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LEAR, King of Britain.
King of France.
Duke of Burgundy.
Duke of Cornwall.
Duke of Albany.
Earl of Kent.
Earl of Gloster.
EDGAR, Son to Gloster.
EDMUND, Bastard Son to Gloster.
CURAN, a Courtier.
Old Man, Tenant to Gloster.
OSWALD, Steward to Goneril.
An Officer, employed by Edmund.
Gentleman, Attendant on Cordelia.
Servants to Cornwall.
REGAN, Daughters to Lear.
Knights attending on the King, Officers, Messengers,
Soldiers, and Attendants.
SCENE I. A Room of State in King Lear's Palace.
Enter KENT, GLOSTER, and Edmund.
Kent. I THOUGHT the king had more affected the duke of Albany, than Cornwall.
Glo. It did always seem so to us; but now, in the division of the kingdom,' it appears not which of the dukes he values most; for equalities are so weighed, that curiosity in neither can make choice of either's moiety.3
Kent. Is not this your son, my lord?
Glo. His breeding, sir, hath been at my charge. I have so often blushed to acknowledge him, that now I am brazed to it.
Kent. I cannot conceive you.
Glo. Sir, this young fellow's mother could: whereupon she grew round-wombed; and had, indeed, sir, a son for her cradle, ere she had a husband for her bed. Do you smell a fault?
1 There is something of obscurity or inaccuracy in this preparatory scene. The king has already divided his kingdom, and yet, when he enters, he examines his daughters to discover in what proportions he should divide it. Perhaps Kent and Gloster only were privy to his design, which he still kept in his own hands, to be changed or performed as subsequent reasons should determine him.
2 Curiosity is scrupulous exactness.
3 Moiety is used by Shakspeare, for part or portion.
Kent. I cannot wish the fault undone, the issue of it being so proper.1
Glo. But I have, sir, a son by order of law, some year elder than this, who yet is no dearer in my account. Though this knave came somewhat saucily into the world before he was sent for, yet was his mother fair; there was good sport at his making, and the whoreson must be acknowledged.-Do you know this noble gentleman, Edmund?
Edm. No, my lord.
Glo. My lord of Kent. Remember him hereafter as my honorable friend.
Edm. My services to your lordship.
Kent. I must love you, and sue to know you better. Edm. Sir, I shall study deserving.
Glo. He hath been out nine years, and away he shall again. The king is coming.
[Trumpets sound within.
Enter LEAR, CORNWALL, ALBANY, GONERIL, REGAN, CORDELIA, and Attendants.
Lear. Attend the lords of France and Burgundy, Gloster.
Glo. I shall, my liege.
[Exeunt GLOSTER and EDMUND Lear. Mean time we shall express our darker2 pur
Give me the map there.-Know that we have divided
Conferring them on younger strengths, while we, Unburdened, crawl toward death. Our son of Corn
And you, our no less loving son of Albany,
1 Proper is comely, handsome.
2 i. e. more secret.-The sense is, "We have already made known our desire of parting the kingdom. We will now discover the reasons by which we shall regulate the partition."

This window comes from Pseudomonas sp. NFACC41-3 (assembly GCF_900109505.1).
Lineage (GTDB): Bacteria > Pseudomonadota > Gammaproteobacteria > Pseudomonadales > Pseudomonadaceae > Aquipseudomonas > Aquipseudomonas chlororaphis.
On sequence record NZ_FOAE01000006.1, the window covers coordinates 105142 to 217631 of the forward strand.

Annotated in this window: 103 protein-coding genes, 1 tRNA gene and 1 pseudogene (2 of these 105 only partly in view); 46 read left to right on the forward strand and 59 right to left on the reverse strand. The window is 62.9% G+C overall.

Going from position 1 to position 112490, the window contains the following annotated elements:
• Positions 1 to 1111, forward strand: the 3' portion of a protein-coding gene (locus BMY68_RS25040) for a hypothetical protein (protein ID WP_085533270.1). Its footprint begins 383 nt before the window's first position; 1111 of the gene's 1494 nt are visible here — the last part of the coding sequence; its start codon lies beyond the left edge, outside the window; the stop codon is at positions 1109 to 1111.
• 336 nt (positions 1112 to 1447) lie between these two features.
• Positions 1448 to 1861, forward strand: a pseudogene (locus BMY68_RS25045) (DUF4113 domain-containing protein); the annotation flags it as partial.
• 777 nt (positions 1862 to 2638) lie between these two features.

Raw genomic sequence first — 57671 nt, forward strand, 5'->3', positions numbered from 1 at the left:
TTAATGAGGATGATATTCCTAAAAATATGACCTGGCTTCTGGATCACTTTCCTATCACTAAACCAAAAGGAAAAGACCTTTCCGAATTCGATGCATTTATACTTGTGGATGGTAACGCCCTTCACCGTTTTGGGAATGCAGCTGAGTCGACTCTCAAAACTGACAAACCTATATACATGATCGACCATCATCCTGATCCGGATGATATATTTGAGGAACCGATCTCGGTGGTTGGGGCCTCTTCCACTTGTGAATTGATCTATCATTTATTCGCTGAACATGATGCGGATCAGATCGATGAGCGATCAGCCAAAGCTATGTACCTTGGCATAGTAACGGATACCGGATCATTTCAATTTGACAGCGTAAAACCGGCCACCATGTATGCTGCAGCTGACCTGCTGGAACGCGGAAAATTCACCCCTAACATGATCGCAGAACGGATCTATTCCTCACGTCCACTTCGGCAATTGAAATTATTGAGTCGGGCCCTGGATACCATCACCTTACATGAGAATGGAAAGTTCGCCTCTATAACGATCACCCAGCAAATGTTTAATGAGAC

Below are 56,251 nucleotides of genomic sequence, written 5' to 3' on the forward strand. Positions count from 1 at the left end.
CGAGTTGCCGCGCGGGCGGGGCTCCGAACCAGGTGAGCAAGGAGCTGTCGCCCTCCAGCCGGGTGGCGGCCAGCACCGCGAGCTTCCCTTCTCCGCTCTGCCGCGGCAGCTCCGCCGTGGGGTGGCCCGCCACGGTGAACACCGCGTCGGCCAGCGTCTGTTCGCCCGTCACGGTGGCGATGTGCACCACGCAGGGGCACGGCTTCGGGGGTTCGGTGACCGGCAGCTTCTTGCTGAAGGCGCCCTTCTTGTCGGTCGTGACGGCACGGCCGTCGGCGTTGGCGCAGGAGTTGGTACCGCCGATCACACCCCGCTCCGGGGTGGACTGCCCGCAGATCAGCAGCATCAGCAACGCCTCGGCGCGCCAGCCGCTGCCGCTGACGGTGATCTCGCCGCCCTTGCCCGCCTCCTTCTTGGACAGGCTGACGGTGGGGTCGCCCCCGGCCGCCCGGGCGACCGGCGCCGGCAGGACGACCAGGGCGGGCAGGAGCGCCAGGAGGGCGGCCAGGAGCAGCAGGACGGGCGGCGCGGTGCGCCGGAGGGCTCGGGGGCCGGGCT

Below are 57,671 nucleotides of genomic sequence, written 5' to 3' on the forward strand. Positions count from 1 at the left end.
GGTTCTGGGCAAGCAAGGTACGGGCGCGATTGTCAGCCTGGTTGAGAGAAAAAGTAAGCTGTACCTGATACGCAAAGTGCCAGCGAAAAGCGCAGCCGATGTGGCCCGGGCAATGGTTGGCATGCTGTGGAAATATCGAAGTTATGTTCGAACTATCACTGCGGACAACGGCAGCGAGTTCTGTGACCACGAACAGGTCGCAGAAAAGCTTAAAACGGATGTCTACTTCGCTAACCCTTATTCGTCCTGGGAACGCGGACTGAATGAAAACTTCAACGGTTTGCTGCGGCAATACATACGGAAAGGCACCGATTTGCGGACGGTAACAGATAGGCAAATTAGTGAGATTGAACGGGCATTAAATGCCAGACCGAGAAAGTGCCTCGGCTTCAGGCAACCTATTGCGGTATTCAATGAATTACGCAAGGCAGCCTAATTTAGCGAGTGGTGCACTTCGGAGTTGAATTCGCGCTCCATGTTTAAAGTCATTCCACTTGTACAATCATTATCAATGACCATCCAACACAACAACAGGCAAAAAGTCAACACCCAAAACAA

3 i. e. our determined resolution. The quartos read "first intent." 4 The quartos read confirming.
We have this hour a constant will1 to publish
Our daughters' several dowers, that future strife
Great rivals in our youngest daughter's love,
Long in our court have made their amorous sojourn, And here are to be answered.-Tell me, my daughters, (Since now we will divest us, both of rule,
Interest of territory, cares of state,2)
Which of you, shall we say, doth love us most?
That we our largest bounty may extend
Where merit doth most challenge it.—Goneril,
Do love you more than words can wield the matter,
No less than life, with grace, health, beauty, honor;
A love that makes breath poor, and speech unable;
Cor. What shall Cordelia do? Love, and be silent.
Reg. I am made of that self metal as my sister, And prize me at her worth. In my true heart
1 A firm, determined will. The lines from while we to prevented now are omitted in the quartos.
2 The two lines in a parenthesis are omitted in the quartos. 3"Beyond all assignable quantity. I love you beyond limits, and cannot say it is so much; for how much soever I should name, it would yet be more."
4 i. e. enriched. So Drant in his translation of Horace's Epistles, 1567:
"To rich his country, let his words lyke flowing water fall."
5 That is, "estimate me at her value; my love has at least equal claim to your favor. Only she comes short of me in this, that I profess myself
I find, she names my very deed of love;
Which the most precious square of sense possesses;
In your dear highness' love.
Cor. Then poor Cordelia! [Aside. And yet not so; since, I am sure, my love's More richer than my tongue.
Lear. To thee, and thine, hereditary ever, Remain this ample third of our fair kingdom; No less in space, validity,' and pleasure,
Than that conferred on Goneril.-Now, our joy,
Lear. Nothing can come of nothing; speak again. Cor. Unhappy that I am, I cannot heave
My heart into my mouth. I love your majesty
According to my bond; nor more, nor less.
Lear. How, how, Cordelia? mend your speech a
Lest it may mar your fortunes..
Good my lord,
You have begot me, bred me, loved me; I
an enemy to all other joys which the most precious aggregation of sense can bestow." Square is here used for the whole complement, as circle is now sometimes used.
1 Validity is several times used to signify worth, value, by Shakspeare. It does not, however, appear to have been peculiar to him in this sense.
2 The folio reads conferred; the quartos, confirmed. So in a former passage we have in the quartos confirming for conferring. The word confirm might be used in this connection in a legal sense, as it is in instruments of conveyance.
3 To interest and to interesse are not, perhaps, different spellings of the same verb, but two distinct words, though of the same import. We have interessed in Ben Jonson's Sejanus. Drayton also uses the word in the Preface to his Polyolbion.